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Queens Chronicle

City to study Howard Beach flood resiliency

Zoning, infrastructure to be looked at in areas hit by Hurricane Sandy

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Posted: Thursday, June 12, 2014 10:30 am | Updated: 11:23 am, Thu Jun 19, 2014.

The Department of City Planning is conducting a study on flood resiliency in coastal neighborhoods around the city, including Howard Beach, Broad Channel and the Rockaways.

Tom Smith, a city planner, said the study will focus on how the city can help prepare for future storms and mitigate common problems in several areas, including zoning, commercial districts and infrastructure.

“We’re going to look at what we can do to harden the shoreline to reduce the normal flooding,” Smith said.

In Howard Beach, the main focus areas for the study are along Cross Bay Boulevard and in Old Howard Beach, where most of the severe damage from Sandy occurred.

On zoning, Smith said City Planning will look at the possibility of changes to make building resilient homes easier.

On commercial zones, Smith said the study will focus on the business strip along Cross Bay Boulevard, which on the eastern side abuts Shellbank Basin, which overflowed its banks during Sandy.

The commercial study will also include Coleman Square and the area around the Howard Beach-JFK Airport subway stop, which was inundated by nearly 10 feet of water during Sandy.

Coleman Square, which sits in a marshy part of the neighborhood adjacent to Hawtree Creek, is also prone to flooding in heavy rainstorms and nor’easters.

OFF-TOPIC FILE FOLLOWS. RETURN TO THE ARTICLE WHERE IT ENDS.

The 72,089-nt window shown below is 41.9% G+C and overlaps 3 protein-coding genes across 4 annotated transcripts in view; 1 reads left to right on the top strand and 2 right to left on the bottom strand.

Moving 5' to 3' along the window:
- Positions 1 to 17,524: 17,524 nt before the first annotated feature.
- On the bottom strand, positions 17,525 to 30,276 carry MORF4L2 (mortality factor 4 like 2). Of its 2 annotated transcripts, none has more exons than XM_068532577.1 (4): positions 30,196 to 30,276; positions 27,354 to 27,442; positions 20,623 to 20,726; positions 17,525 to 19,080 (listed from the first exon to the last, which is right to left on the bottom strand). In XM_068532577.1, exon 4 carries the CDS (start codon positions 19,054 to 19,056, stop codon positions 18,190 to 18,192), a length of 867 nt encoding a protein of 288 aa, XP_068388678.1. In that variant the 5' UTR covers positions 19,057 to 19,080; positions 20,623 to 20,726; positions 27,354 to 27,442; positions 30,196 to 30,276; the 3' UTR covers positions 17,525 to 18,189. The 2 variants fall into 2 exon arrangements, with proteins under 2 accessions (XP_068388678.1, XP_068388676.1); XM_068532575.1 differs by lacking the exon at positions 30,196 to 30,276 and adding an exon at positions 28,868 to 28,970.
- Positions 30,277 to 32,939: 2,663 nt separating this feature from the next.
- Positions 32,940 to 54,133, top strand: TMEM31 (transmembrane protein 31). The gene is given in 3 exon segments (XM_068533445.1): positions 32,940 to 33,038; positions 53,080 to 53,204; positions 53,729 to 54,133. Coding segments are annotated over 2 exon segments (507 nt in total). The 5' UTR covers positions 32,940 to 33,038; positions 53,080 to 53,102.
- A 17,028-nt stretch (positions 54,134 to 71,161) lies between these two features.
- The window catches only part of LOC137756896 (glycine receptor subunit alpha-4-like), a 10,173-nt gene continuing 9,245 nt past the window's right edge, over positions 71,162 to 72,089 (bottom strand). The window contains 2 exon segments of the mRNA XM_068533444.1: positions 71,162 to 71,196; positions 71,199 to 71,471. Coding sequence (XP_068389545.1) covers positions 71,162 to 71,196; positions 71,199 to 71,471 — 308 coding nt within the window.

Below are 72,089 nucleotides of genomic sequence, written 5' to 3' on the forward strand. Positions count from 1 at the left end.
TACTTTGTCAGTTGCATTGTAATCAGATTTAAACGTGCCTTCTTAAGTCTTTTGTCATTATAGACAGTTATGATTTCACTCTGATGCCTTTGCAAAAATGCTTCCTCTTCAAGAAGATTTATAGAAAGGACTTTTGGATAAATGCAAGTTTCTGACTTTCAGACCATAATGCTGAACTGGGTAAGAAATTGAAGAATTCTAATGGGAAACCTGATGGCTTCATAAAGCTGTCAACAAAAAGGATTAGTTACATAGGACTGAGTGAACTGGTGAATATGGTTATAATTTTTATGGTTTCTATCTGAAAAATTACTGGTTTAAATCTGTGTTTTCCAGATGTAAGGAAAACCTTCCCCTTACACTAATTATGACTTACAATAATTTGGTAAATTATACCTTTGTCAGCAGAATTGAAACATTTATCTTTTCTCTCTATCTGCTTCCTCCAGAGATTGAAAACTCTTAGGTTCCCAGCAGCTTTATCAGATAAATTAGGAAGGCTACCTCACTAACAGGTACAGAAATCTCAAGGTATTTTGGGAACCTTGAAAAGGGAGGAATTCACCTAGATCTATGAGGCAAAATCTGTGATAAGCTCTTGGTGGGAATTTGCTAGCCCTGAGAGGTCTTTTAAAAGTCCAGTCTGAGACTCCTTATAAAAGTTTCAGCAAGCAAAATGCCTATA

On infrastructure, the study will become more broad and look at road construction, bulkheads along the shoreline and street ends, which are especially important in Hamilton Beach and Broad Channel where streets dead-end at the waterfront. Catch basins will also be looked at.

Smith added that the study will look at work done by other city agencies, both before and after Sandy, and suggestions made by New York Uprising — a panel of residents under a mandate from Gov. Cuomo to suggests ways to spend Sandy aid money on recovery and resiliency.

“We’re going to be inventorying all the work that has been done,” Smith said. “We’re going to look and see where their programs intersect, what’s been left out and get a good assessment on what everyone has done.”

Smith said the research could last several years.

The study will also include other areas of the city hit by Hurricane Sandy or that are flood-prone, including southern Brooklyn, coastal Staten Island, the Lower East Side of Manhattan and Edgewater Park in the Bronx.

Pending more funding, a phase 2 is planned to include neighborhoods like Arverne and Far Rockaway.

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